Mark Walton reflects on nine years of supporting public, private and community sector clients to develop new models for the management of parks and open spaces.
Whilst our work covers all kinds of land use (from horticulture, farming, and woodland management to boatyards, bike parks and an assortment of community uses of land and buildings) a consistent element, particularly of our consultancy work, has been to support clients to develop new models for the management of public parks and open spaces.
Parks are perhaps the epitome of ‘common good land use’. From pocket parks to country parks they are part of the fabric of our towns and cities and play an important role in most of our lives. They are some of our most democratic spaces, free to use and open to all. They are places where we unwind, reflect, let off steam, exercise, find solitude, meet up with friends and family, gather to celebrate and to protest. They also play an important environmental role, acting as green lungs, improving air quality, providing urban cooling, absorbing rain water, and acting as important habitats and wildlife corridors.
Despite all of this we have tended to take our parks for granted. There is no statutory duty on local authorities to maintain them and so as austerity and cuts to local government spending started to bite in the wake of the 2008 financial crisis local authorities started to look to develop new models for managing them which would reduce their costs, increase the income they generated or in some case transferred responsibility for them entirely into new legal structures. They also became much less willing to take on new parks and green spaces arising from new housing developments in their areas meaning that developers also had to consider alternative models for their long term financing and stewardship.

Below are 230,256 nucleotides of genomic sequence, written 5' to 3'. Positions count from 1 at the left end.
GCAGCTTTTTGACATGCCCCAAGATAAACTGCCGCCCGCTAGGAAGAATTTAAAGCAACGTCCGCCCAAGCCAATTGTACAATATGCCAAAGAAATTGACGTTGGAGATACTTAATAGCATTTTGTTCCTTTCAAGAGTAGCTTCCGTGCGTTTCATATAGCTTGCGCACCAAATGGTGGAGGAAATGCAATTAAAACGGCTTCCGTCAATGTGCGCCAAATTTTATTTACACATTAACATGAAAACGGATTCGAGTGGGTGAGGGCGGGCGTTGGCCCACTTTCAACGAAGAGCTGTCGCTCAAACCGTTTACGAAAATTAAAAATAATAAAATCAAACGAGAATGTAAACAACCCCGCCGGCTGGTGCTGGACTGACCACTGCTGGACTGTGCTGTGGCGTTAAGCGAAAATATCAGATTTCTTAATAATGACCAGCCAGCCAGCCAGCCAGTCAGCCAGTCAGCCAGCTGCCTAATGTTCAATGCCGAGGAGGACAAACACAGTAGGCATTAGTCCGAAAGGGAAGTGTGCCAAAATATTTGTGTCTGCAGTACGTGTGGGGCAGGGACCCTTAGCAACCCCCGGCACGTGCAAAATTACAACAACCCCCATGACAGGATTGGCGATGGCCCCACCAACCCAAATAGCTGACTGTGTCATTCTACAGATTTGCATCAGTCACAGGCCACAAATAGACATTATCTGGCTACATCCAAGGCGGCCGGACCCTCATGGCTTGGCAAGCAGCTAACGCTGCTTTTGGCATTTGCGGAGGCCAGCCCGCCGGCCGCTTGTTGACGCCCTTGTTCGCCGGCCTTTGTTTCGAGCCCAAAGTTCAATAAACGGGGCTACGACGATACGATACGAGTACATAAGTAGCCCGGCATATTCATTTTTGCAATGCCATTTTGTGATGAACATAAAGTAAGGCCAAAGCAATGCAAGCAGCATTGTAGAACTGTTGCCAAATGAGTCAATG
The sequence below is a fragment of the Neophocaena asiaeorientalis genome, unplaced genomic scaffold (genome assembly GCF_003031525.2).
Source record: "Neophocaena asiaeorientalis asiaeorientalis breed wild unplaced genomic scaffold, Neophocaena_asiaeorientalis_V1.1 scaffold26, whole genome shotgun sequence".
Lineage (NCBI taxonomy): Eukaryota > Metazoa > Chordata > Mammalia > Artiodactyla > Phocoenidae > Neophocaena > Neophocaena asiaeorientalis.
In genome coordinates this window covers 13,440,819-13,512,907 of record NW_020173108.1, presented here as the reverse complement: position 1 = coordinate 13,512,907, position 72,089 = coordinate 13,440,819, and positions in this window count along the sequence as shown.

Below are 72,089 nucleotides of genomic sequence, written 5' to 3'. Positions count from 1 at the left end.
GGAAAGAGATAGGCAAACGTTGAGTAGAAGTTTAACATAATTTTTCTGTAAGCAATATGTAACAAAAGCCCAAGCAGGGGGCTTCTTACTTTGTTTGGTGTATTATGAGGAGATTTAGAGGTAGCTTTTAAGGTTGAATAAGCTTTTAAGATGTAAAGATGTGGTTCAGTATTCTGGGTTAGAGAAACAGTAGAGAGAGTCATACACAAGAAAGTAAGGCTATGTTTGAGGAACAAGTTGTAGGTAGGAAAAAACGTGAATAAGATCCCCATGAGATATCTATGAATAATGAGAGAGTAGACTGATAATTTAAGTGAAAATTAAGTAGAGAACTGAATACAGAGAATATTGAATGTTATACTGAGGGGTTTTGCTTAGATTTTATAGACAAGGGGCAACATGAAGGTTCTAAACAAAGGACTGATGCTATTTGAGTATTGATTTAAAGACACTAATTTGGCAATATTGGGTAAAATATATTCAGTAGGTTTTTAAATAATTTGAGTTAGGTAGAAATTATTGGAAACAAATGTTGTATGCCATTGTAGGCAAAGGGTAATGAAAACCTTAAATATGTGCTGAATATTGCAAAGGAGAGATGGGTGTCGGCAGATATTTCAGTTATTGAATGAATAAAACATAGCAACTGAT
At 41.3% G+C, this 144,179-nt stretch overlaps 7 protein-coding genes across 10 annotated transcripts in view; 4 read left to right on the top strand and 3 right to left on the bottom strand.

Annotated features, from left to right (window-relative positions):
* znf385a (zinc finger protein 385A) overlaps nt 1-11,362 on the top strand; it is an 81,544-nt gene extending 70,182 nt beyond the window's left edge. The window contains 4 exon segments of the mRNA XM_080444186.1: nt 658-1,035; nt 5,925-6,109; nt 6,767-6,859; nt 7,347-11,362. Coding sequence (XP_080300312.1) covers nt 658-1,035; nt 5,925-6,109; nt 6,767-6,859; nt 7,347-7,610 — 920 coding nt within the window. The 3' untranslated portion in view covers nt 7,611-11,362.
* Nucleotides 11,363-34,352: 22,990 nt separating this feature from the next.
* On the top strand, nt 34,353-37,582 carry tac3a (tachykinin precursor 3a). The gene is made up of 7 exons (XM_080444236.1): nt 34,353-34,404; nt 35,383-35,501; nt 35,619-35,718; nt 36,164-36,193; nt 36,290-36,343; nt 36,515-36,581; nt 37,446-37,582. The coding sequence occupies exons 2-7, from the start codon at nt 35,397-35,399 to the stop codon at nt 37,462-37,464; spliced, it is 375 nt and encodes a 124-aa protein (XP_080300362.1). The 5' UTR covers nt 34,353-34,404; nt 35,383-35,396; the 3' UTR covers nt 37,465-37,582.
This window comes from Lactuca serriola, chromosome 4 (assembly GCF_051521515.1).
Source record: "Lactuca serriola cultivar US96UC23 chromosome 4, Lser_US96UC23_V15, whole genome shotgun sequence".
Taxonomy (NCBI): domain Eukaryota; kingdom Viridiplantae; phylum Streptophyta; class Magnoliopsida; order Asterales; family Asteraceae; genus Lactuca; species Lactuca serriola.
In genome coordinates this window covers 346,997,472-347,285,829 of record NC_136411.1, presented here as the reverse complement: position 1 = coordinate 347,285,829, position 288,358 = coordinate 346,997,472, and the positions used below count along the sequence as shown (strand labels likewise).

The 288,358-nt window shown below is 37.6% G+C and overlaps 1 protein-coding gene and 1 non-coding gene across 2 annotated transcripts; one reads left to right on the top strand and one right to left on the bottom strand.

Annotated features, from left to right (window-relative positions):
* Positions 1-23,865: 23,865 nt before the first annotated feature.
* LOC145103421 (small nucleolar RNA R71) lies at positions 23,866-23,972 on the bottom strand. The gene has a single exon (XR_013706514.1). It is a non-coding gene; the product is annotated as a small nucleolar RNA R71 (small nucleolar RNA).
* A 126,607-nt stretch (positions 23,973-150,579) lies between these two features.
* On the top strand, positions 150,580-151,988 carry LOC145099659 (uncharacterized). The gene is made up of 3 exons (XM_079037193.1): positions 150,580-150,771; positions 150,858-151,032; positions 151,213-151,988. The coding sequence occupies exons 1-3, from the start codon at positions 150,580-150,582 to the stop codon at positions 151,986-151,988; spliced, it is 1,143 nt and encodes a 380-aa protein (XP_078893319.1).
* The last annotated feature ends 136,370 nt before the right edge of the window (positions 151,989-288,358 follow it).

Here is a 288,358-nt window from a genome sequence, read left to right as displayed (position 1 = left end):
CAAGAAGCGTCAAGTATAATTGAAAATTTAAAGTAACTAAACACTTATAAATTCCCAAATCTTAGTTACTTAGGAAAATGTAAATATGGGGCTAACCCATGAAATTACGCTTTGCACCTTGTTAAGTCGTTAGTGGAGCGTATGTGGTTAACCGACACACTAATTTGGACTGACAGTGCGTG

The range of uses and functions of parks is something we celebrate and value but it can also be a source of tension and conflict when it comes to creating new models for their management.Tweet this
How do the voices of local people who all value their parks in different ways get their voices heard in governance and decision making? How do you increase income whilst retaining parks as open, free to use and largely uncommercialised spaces? How do you ensure that parks are welcoming to all local residents and don’t become dominated by a small group of people? How do you create new opportunities for volunteering and engagement without expecting local residents to manage a complex public amenity for free?
Over the past nine years we have helped local authorities, community groups, private landowners and development corporations tackle these questions and have supported the development of new charitable trusts, community partnerships, and business models for flagship recreational facilities and country parks. We have developed an innovative Parks Improvement District model based on securing levies from local business owners, a financial and governance model for a new Garden City, and an alternative delivery model for a local authority parks service.